Next time you are sitting in the barber’s chair contemplating a short back and sides or a Number 1, perhaps you should also consider asking to see your barber’s diploma.
According to figures released by the Danish statistics keeper Danmarks Statistik, more then every fourth hairdresser or barber has no formal training, DR Nyheder reports.
At present, out of the 12,353 people working in the hairdressing field in Denmark some 3,300 are untrained or are undergoing training. This is an increase of 28 percent since 2012.
Undercutting the market
The Danish organisation for independent hairdressers and costmetologists, DOFK, finds the trend very worrying.
“The consequence of this is a parallel branch of hairdressing running in tandem with the established one and that is crazy,” said Connie Mikkelsen, the head of the trade organisation.
“We have a shortage of labour and in come all these untrained people. It is very damaging for the profession.”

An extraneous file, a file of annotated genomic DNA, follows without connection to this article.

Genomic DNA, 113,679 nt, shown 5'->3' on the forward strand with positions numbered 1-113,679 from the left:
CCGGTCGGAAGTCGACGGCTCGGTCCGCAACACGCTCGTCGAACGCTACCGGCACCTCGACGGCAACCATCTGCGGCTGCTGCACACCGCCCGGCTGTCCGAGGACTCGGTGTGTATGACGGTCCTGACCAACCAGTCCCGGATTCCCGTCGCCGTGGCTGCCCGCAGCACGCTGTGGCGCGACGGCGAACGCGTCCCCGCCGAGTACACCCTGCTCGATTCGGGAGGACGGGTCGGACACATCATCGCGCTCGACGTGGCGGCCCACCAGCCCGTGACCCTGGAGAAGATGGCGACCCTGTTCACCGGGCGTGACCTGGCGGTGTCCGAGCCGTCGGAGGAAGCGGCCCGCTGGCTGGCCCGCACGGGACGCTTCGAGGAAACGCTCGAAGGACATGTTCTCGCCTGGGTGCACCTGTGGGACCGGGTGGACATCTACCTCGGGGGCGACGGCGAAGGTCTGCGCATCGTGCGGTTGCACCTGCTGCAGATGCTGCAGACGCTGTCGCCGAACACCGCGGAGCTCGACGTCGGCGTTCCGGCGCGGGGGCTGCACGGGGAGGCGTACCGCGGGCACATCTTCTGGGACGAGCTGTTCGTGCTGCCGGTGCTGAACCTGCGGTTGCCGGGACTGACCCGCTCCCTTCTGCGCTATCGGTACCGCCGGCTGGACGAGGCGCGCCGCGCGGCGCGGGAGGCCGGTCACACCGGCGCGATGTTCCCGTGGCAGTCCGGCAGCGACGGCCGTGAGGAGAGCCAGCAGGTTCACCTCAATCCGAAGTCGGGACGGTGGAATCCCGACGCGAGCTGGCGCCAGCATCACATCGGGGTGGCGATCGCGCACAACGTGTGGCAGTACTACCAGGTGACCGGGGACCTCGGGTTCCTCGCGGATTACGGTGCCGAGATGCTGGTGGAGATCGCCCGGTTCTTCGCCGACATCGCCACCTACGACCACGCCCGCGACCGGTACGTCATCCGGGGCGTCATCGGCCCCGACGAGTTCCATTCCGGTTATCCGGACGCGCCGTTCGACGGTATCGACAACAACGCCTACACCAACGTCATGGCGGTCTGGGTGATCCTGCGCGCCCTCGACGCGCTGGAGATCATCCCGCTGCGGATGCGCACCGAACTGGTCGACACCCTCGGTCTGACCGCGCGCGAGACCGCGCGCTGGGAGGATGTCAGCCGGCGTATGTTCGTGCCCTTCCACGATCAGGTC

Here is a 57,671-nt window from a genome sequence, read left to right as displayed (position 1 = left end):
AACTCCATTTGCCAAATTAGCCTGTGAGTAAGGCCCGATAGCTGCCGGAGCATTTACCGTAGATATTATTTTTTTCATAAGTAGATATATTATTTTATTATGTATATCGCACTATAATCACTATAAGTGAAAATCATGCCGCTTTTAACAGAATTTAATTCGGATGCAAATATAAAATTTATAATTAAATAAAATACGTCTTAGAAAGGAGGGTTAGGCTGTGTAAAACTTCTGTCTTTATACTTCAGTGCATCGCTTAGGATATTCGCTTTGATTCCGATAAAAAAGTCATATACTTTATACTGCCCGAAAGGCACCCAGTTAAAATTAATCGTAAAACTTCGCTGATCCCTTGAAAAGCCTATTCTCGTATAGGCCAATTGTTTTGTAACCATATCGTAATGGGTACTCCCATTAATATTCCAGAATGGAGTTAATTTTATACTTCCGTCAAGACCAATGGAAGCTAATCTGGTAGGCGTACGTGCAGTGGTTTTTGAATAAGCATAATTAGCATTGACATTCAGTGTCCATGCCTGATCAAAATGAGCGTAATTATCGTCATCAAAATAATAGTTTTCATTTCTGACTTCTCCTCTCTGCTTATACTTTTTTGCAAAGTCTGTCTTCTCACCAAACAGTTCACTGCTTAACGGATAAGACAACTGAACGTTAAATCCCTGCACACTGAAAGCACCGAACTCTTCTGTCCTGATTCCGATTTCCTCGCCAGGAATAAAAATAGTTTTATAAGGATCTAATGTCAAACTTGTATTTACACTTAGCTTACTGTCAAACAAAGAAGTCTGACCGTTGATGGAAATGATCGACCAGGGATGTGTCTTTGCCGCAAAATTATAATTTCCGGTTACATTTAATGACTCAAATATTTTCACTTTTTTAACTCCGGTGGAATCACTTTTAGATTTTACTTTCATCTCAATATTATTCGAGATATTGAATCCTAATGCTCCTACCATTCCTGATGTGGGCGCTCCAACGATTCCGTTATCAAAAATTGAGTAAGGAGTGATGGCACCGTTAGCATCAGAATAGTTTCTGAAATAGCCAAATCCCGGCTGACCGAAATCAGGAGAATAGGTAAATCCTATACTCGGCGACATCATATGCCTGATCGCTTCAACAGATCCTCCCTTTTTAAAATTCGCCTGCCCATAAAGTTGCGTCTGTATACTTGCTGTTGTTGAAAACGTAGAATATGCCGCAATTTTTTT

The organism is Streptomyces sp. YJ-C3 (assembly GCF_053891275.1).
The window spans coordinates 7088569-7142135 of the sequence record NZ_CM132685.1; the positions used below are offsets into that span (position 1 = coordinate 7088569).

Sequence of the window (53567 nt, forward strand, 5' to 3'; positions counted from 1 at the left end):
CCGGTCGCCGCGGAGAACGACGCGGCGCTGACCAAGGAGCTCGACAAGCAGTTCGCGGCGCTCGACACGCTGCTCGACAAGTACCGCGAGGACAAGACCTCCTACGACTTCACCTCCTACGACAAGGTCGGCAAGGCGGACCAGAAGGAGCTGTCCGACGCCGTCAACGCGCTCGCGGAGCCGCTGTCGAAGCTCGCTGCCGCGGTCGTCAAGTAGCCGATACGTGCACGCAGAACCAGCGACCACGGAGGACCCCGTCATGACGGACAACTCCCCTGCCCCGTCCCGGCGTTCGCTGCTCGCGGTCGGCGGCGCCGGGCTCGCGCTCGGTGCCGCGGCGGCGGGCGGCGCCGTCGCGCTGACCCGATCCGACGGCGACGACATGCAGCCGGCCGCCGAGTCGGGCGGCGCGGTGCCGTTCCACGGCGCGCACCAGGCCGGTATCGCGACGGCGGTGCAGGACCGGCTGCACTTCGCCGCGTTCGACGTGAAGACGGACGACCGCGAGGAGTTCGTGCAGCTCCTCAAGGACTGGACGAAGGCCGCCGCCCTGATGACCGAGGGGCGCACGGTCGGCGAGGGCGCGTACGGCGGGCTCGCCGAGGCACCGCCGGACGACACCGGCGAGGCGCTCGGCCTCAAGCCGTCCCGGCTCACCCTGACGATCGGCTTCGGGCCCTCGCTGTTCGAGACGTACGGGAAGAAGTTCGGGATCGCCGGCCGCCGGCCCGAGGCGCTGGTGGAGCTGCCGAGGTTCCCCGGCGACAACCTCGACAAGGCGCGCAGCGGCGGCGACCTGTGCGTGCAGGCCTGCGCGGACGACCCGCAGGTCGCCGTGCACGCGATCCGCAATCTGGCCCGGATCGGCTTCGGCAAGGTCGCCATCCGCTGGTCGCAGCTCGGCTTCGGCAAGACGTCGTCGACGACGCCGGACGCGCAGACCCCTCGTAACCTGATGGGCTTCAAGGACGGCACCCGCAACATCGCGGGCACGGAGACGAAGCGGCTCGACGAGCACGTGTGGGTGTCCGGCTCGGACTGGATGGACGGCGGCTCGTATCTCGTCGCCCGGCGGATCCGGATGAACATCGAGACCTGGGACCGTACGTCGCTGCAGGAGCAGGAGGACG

A trained hairdresser undergoes four year of schooling and the organisation would like to see politicians implementing a certification system to help customers.
“If you are working with dangerous chemicals, you need a four-year training period to learn how to handle them so as not to harm yourself or the customer,” said Mikkelsen.
Typically, an untrained barber charges around 150 kroner for cutting a man’s hair. Simone Krog Debel is a trained hairdresser working in a salon in Aabenraa. Here, they charge 200 kroner.
“I also need to earn a living. We have to pay for electricity, water and heating. We also have to have a collective agreement,” Debel told DR Nyheder.
“I can’t just stand there and cut a man’s hair for 100 kroner, otherwise I’ll be completely worn out because I’d need to cut four men an hour and one haircut takes around 30 minutes,” she added.
Enough to make your hair curl
However, the hairdressers may have to wait some time for any political action. Venstre’s business spokesperson Torsten Schack Pedersen doesn’t believe that this is a matter for politicians.
“We have free competition in business to attract customers and there you have to use your degree of competence as well as quality,” said Pedersen. “It sounds to me as if they want to restrict free competition and that is not in the interest of the consumers,” he added.